New scanners to improve radiology center

A twisting passageway leads to the basement of the Boardman Building at 330 Cedar St., home to the Department of Diagnostic Radiology at the Yale School of Medicine. Though it may be off the beaten trail, with the addition of two state-of-the-art magentic resonance scanners, the department will become a center of imaging in New England.

The future acquisition of new scanners is part of a multimillion dollar effort by the University to revamp its medical facilities over the next decade. Diagnostic radiology, which currently houses four magnetic resonance scanners for patient care and clinical research, is purchasing a 1.5-Tesla and a 3.0-Tesla scanner from General Electric Healthcare. These scanners will replace the oldest scanner in the facility, which dates back to 1985. Currently under renovation, the facility is expected to be completed in April, said Dr. Jeffrey Weinreb, a professor of diagnostic radiology.

Every year magnetic resonance scanning technology becomes significantly faster, Weinreb said, and the new scanners will be equipped with the latest computers, electronics and magnets.

“This is a technology that has been in use since the 1980s,” Weinreb said. “It has been evolving rapidly, and so the technology quickly becomes outdated.”

But the scanners cost millions of dollars, and replacing them is a sizeable investment. Weinreb said the unit’s scanners have been upgraded several times. Since MRI machines are expensive, every effort is made to upgrade rather than replace them. But at some point, Weinreb said, new scanners are needed to provide the best care possible.

The University is currently engaged in a $5-6 million project to update the MRI department. Yale’s contract with GE for the new machines includes a built-in evergreen, or non-obsolescence, policy so the scanners can be upgraded.

“For the next five to seven years, GE will update the machines,” Weinreb said. “Otherwise, they’d become obsolete very fast.”

Weinreb said the new facility will include an intensive care unit and recovery room, as well as anesthesiology capabilities to make scanning patients with special needs easier.

“The facility needs significant renovations,” Weinreb said. “It’s 20 years old, and when the MR scanners were initially installed, we really didn’t know how to do MRI on very sick patients or kids.”

Not all scanners are created equal. Among the approximately 6,000 scanners in use across the country, machines range from those that can produce information of limited detail to more expensive devices which provide doctors with high-resolution data. Although the 1.5-Tesla scanner is a technology that has been around many years, the machine Yale is purchasing has more channels than older scanners. More channels allow for faster, higher resolution scanning and larger fields of view, said Dr. Arnold C. Friedman, the associate chair of the Department of Radiology at the University of Florida Health Science Center in Jacksonville.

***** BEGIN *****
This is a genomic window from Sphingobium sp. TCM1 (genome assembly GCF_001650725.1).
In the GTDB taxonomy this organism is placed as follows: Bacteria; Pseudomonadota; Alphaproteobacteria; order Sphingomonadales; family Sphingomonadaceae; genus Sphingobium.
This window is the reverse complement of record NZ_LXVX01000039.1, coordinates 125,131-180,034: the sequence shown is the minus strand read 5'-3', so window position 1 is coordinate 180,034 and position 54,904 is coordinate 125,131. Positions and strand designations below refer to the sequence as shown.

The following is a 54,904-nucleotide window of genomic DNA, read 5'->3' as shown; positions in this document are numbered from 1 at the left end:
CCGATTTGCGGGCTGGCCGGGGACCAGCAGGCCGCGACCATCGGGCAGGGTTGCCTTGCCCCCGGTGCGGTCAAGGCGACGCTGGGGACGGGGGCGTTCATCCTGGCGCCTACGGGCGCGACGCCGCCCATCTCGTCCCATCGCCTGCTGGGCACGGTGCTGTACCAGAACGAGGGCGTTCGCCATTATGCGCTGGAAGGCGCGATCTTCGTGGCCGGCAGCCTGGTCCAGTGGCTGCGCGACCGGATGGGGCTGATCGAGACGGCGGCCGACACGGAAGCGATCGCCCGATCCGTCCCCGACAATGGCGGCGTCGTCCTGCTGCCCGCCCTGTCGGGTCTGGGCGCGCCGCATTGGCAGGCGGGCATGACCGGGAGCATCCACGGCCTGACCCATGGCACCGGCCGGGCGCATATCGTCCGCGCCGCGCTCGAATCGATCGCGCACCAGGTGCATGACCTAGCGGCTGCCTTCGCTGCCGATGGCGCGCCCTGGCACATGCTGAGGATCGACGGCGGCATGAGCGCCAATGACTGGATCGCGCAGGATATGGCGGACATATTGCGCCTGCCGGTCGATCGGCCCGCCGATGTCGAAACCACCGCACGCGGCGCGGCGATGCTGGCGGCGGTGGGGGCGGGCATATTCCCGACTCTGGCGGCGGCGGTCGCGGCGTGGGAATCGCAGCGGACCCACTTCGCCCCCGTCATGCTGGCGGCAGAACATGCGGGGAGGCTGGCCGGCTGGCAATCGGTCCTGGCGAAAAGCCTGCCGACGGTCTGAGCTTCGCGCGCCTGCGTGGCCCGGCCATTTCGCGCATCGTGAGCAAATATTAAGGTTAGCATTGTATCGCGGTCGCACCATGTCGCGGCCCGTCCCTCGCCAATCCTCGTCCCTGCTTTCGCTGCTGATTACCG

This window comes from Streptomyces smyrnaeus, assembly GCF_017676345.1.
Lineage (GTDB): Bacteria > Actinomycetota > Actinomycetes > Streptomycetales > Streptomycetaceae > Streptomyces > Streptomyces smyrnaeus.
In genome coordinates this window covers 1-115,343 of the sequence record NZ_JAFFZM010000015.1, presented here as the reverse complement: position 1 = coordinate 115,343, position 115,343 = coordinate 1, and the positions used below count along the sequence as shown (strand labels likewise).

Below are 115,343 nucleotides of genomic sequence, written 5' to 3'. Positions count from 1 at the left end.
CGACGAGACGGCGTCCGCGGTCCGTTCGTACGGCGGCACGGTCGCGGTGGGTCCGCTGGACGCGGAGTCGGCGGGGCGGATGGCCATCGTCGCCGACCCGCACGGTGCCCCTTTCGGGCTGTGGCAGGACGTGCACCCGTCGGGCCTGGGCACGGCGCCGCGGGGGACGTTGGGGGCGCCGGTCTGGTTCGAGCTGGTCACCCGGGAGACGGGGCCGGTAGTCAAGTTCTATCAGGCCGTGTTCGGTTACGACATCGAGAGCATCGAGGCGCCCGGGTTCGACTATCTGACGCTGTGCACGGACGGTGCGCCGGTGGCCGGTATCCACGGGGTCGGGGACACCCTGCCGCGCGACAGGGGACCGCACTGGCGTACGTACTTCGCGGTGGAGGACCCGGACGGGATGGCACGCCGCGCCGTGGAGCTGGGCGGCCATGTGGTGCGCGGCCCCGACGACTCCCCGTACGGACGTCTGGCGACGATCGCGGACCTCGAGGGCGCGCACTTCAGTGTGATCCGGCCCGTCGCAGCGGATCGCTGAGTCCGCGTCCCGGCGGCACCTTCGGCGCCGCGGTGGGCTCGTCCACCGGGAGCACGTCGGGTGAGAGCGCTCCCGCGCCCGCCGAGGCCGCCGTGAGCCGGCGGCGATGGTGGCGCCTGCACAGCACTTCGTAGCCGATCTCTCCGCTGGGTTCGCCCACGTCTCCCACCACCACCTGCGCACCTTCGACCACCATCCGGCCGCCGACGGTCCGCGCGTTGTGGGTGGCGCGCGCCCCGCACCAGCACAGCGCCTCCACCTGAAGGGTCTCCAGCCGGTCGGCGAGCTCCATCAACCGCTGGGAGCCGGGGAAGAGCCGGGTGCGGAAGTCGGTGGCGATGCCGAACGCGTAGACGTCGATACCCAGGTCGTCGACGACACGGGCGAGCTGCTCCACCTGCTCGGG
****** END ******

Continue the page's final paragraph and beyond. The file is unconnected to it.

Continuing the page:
“A university hospital such as Yale would find this type of machine not only useful in providing state-of-the-art patient care, but also in acquiring research grants both from government and the private sector,” Friedman said.

The 1.5-Tesla scanner will be especially useful for cardiovascular and whole-body exams, Diagnostic Radiology staff technologist Kate Hutchins said.

A technological advance from the 1.5-Tesla scanner, the new 3.0-Tesla scanner offers improved speed and imaging quality. Although its clinical importance has not yet been fully established, Friedman said Yale’s recent acquisition will allow researchers to explore the unique benefits this machine can offer to clinical care.

As clinical expectations have grown, many large academic centers are racing to install new scanners, but there is more to good scanning than money.

“Doctors here are very knowledgeable about how to exploit these machines,” Weinreb said.

In order to operate the new scanners, technicians and radiologists will need to be retrained. Hutchins said GE is reviewing MRI techniques with staff members and teaching the technicians how to use the new scanners’ software. GE is also sending a specialist to train Yale staff with an MRI simulator.

“The 3.0-Tesla scanner is very new,” Hutchins said. “Most people here haven’t worked with it, and there are safety issues involved in using it.”

While 1.5-Tesla scanners have been around for the last 15 years, there is much less clinical experience with 3.0-Tesla scanners, and the magnet’s great strength presents more pronounced safety issues.

“People walk around with a lot of metal on them, including prosthetic devices,” Weinreb said. “We know what is safe at 1.5 Tesla from experience, but we will have to be on our guard with the 3.0-Tesla scanner.”

He said 3.0-Tesla scanners are now being tested across the country, and researchers are sharing their experiences.

In another four to five years, Weinreb said Yale will construct a new building, which will house four additional scanners. Although staffers now have to cope with constant construction and shuffle department activities from room to room, they said the renovated center will be worth the wait.

At the Department of Diagnostic Radiology at the Yale School of Medicine, plans for revamping the facility include the purchase of two new magnetic resonance machines, with provisions to update the machines over the coming  years.
Alexandra Adler
At the Department of Diagnostic Radiology at the Yale School of Medicine, plans for revamping the facility include the purchase of two new magnetic resonance machines, with provisions to update the machines over the coming years.

Comments